Sarah's dishes and utensils designated for meat or dairy
Why is kosher kept? The basis of kosher is derived from Exodus 23:19: “Thou shalt not boil a kid in it mother’s milk.” Meat and dairy must never come together. Everything else is referred to as “parve,” and can be eaten with with meat or dairy. Utensils and dishes must be kept separate for each, as well as dish rags, cutting boards, etc. If one touches the other, the utensils are “traif”, meaning they can’t be used for either. There are laws regarding how long you must wait to eat dairy after meat (anywhere from 4-12 hours depending on your rabbi) and vice versa. There are laws regarding what animals you can eat and what cuts of meat: chickens, cows, fishes. No rabbits. No Shellfish. They must be slaughtered in a certain way and all the blood must be drained before consumption.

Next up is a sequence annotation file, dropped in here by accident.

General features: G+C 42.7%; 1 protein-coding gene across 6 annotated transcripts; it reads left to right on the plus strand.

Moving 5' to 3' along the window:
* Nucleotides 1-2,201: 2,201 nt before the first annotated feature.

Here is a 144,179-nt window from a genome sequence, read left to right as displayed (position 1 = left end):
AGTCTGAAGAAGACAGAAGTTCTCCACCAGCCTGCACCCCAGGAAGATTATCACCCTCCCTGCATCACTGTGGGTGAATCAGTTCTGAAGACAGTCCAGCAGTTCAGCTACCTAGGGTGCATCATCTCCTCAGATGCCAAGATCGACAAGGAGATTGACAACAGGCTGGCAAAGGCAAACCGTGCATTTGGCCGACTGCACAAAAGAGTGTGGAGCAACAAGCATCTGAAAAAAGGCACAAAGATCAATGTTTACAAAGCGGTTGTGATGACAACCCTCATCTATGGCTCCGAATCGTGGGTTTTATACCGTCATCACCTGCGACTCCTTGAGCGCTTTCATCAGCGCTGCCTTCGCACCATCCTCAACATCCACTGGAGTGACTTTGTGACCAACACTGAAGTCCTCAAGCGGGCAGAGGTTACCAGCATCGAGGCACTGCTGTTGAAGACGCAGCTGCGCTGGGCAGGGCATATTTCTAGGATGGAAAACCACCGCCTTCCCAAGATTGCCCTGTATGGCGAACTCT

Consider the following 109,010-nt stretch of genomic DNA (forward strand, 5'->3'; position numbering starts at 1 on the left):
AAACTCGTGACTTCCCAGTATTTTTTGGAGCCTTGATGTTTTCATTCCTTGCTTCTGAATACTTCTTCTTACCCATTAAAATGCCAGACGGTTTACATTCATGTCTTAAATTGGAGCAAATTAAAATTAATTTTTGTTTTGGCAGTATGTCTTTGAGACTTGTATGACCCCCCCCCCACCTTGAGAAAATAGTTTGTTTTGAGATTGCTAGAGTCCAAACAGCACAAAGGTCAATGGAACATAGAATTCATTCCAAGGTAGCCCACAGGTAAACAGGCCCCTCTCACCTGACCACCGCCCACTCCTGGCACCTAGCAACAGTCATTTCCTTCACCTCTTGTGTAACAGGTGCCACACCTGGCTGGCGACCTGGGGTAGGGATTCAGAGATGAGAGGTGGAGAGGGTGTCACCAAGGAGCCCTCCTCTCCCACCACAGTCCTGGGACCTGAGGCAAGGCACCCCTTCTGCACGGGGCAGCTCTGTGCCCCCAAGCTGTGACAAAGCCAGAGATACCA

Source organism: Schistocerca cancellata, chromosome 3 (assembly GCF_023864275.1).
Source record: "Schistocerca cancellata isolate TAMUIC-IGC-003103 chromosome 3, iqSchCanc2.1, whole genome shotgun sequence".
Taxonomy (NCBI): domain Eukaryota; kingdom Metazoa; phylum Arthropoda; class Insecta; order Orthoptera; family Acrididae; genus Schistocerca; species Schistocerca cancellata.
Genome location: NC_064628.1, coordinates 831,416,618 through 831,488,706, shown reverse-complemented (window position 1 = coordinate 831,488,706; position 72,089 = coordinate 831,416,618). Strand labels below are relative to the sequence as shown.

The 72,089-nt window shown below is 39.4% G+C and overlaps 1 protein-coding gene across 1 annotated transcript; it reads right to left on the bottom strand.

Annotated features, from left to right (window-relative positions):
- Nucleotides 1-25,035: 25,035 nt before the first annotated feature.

100 years ago, Jewish immigrants were divided into two categories: those attempting to preserve their traditions in America, and “Oyster Eaters,” those becoming more liberal and more “American” in their observances.
There’s more to it than that. Nuances and laws I’ll cover over the next few days (or you can brush up at jewfaq).
As the daughter of a Catholic, I viewed kosher like a Catholic would: this is a thing you do and if you don’t do it, you’ll burn in hell. Not so. As my colleague Judy explained it: “This is the thing you do to show your are different than your neighbors. It’s the thing you do to show you are Jewish.”
So for the next three days, my dairy will not touch my meat.